I have been trying to create the essence of what I see in the meadow for the last couple of weeks. My results have not been satisfying. I am still making my images from my mower since I cannot walk around unaided yet. My prior images have not been as crisp as I would like. I converted several into abstracts to make up for their softness.
For this next set of images, I focused on isolation using a long lens and a narrow depth of field. I also timed taking the images when the meadow was being watered with sprinklers.
In my youth, the highlight of a warm summer day was running through sprinklers in our yard with my brother and sister. I guess I have never outgrown those special times.
This informal Mountain lantern was also added this spring to the Heatherwood Japanese Garden. It quietly sits on the hillside above our “Perch” viewing overlook. Its light will gently grace chairs below. I look forward to spending warm summer evenings listening to the waterfall and overlooking the garden below.
Our new Hokkeji Lantern welcomes our guests into Heatherwood’s Japanese garden. To the left beyond the path (not visible) is a young Acer grisum (paperbark maple). In time, its branches will extend over the path to project the Hokkeji. To the right and behind is a newly-planted pink red-bud. Over time, its branches will extend over the Hokkeji as well. The combination of the two trees and lantern will provide a concealed glimpse of the Japanese garden. Once through the entry, the garden will open up to a pathway rising up the hill to overlook the garden and to another path leading to a hidden waterfall.
As I squint my eyes, I see my imagined vision of what will be in the years ahead.
This image is taken from the lawn below the view area discussed in my previous post. The rock garden’s southern exposure creates a stage to display a mixture of texture, color, and shapes. Specimen conifers are highlighted by colorful perennials and ground cover. Scattered grasses provide additional textural interest. The various rocks link into the rocks scattered on the hillsides above.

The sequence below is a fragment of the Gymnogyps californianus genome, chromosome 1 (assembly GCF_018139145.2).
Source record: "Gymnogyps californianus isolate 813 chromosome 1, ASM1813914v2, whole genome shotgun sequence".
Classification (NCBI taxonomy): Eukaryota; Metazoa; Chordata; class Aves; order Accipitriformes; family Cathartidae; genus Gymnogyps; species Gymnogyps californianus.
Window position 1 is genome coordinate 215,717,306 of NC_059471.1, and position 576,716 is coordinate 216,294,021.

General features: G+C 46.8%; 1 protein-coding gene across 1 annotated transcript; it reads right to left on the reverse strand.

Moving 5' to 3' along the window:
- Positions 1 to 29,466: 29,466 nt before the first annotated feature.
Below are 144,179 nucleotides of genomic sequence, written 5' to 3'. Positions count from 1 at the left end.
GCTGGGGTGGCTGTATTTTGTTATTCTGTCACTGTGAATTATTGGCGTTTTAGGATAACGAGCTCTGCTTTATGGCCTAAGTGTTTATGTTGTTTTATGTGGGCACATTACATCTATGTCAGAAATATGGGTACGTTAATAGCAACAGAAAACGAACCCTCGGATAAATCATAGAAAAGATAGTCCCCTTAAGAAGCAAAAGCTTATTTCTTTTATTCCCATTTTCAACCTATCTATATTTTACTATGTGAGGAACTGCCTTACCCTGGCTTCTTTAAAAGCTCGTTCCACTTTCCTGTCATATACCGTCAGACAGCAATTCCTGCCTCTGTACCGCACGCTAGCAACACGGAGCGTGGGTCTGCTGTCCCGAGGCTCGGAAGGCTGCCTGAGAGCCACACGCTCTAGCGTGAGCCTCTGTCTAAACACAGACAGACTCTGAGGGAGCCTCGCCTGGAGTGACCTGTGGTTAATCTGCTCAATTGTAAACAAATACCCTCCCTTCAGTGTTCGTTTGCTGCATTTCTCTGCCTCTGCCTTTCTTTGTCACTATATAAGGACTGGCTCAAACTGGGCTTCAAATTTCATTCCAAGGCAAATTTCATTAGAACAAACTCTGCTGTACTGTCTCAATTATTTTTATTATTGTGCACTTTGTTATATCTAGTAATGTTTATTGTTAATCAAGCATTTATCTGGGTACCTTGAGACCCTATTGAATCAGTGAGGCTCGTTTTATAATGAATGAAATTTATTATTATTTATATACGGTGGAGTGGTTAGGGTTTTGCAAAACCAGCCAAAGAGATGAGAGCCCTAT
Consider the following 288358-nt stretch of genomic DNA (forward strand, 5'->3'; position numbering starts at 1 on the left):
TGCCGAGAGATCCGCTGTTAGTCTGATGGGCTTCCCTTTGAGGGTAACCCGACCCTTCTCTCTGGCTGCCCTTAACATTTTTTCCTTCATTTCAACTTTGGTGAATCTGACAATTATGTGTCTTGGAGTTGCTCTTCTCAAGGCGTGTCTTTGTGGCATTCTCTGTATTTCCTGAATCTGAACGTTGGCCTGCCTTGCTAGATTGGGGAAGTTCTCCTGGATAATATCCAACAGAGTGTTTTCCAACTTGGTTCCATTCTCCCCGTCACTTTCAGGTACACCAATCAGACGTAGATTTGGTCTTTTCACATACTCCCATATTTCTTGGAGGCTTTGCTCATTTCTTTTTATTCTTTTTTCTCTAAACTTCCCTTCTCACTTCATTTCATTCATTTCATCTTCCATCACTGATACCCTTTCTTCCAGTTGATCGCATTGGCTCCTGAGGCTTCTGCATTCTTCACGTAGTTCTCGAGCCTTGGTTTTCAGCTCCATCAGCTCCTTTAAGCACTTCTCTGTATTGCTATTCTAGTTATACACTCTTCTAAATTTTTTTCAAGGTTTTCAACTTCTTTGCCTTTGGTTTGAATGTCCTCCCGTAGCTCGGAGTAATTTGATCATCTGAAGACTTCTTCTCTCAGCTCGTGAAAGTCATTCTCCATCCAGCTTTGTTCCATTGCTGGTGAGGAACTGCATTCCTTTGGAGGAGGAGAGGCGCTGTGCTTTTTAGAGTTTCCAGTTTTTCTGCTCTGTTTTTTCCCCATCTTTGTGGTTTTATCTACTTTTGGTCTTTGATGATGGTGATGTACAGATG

This image is the winding path down from our upper viewing area through the rock garden to the lawn below. We are attempting to create an “alpine-type” rock garden on the slope between two of our lawn areas. It will take several years to fill in to where the plants cover the bark and flow over the edge of the path. The path itself is a winding s-curve through the garden. The evergreens are dwarf versions. Ground cover is placed to fill in around the evergreens and other shrubs.
The rock garden is in its infancy. Last year it was just a sloping, difficult to mow lawn. All it needs now is time, patience, and a little care to mature.
I just couldn’t stand it any longer. I had to get out to a safe place and do a little photography. It was early afternoon with a bright blue sky. It wasn’t the best time for color photography, but it was a great time for shadows and black & white, infrared images. My sherpa and I trekked out in my wheel chair, sherpa pushing, and I with my camera in hand. The arboretum was not crowded, so it was easy to keep our “social distance.”
Sherpa was wonderful, moving me to just the right spots for me to create a few images. We saw this lone bench in the shade. The scenery was great and no-one was around. It was a good place to take a break. Thank you sherpa for a great excursion.
“When you see red, shoot” … especially in the garden. The leathery red leaves of this Oregon grape popped out from the background. The Oregon grape (Mahonia aquifolium) is a multi-season star of the garden. Its dark green leaves provide a strong contrast with its bright yellow spring blooms. These turn into blue berries in the late summer/fall. In the winter, the leaves turn to various shades of orange, burgundy, and red.
We have planted several mahonia among the pines and spruces of our conifer grove to provided a multi-season complimentary contrast.
The squiggly branches of this tree shrub would catch anyone’s interest. My challenge creating this image was to compose it to achieve a balance within the image and to have a light background to highlight the curly branches.
Heatherwood does not have one of these … yet. It is another opportunity to make an interesting addition.
The glow of this back/side lit expired hydrangea bloom stopped me in my tracks. It was like if it was a bright red stop sign signaling me to stop and pay attention to what it had to offer. Each fall, I face a hard decision to deadhead the spent blooms for a better bloom next year, or let them be to provide special winter interest. We solved the problem this spring by planting several additional plants in the lower part of the garden.